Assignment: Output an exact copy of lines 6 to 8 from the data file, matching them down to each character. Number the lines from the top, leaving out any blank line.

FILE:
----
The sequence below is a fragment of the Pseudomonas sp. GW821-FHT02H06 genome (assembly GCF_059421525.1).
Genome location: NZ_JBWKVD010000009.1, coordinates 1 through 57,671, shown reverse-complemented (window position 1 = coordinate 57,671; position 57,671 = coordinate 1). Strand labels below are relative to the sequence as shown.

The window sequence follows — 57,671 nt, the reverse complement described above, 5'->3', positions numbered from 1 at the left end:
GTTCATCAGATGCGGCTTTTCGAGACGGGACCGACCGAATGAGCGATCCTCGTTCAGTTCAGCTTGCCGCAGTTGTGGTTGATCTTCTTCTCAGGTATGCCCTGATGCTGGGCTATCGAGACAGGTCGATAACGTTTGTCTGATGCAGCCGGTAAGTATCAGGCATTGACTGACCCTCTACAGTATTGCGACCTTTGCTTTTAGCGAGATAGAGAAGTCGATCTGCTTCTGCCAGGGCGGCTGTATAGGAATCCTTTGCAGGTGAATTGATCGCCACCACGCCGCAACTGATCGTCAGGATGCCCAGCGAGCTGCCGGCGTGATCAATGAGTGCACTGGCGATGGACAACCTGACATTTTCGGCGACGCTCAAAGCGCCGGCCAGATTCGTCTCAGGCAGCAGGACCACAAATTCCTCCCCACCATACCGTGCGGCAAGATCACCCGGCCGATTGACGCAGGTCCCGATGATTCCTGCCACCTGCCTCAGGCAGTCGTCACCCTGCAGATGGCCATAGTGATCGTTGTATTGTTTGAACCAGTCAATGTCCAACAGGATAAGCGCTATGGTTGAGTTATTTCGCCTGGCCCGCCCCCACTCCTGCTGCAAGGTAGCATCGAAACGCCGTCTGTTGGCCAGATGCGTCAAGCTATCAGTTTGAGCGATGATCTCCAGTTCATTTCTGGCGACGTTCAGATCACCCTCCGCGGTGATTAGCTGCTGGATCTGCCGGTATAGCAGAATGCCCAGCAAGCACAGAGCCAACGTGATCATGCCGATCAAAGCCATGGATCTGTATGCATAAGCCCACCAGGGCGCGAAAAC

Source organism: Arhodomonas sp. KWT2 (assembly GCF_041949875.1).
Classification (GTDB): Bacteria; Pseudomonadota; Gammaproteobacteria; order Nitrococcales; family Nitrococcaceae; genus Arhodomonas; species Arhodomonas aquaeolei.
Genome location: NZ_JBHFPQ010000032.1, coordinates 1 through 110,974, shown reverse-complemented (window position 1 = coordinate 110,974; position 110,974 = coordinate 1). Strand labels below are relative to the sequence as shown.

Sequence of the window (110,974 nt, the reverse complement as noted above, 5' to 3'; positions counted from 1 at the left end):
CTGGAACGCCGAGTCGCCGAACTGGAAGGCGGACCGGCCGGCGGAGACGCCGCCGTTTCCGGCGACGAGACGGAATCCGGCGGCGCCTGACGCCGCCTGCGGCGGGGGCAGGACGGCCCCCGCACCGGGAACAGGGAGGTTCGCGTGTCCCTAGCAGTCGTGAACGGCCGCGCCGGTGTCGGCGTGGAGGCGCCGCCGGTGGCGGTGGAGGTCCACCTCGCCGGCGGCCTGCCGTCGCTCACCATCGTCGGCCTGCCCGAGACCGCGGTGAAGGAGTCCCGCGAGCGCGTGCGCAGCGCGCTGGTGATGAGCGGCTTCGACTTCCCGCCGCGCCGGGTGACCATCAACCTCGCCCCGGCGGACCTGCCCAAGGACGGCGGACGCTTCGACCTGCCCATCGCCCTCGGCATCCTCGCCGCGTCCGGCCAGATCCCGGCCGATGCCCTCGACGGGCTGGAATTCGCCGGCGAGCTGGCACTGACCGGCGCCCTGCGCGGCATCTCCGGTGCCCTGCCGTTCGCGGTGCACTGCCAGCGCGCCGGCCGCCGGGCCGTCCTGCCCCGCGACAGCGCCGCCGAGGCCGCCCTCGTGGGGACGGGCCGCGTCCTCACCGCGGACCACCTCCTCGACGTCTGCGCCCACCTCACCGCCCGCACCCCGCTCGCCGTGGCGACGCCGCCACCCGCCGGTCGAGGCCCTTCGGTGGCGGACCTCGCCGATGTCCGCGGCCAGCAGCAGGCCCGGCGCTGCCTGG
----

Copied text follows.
Classification (GTDB): Bacteria; Pseudomonadota; Gammaproteobacteria; order Nitrococcales; family Nitrococcaceae; genus Arhodomonas; species Arhodomonas aquaeolei.
Genome location: NZ_JBHFPQ010000032.1, coordinates 1 through 110,974, shown reverse-complemented (window position 1 = coordinate 110,974; position 110,974 = coordinate 1). Strand labels below are relative to the sequence as shown.

Sequence of the window (110,974 nt, the reverse complement as noted above, 5' to 3'; positions counted from 1 at the left end):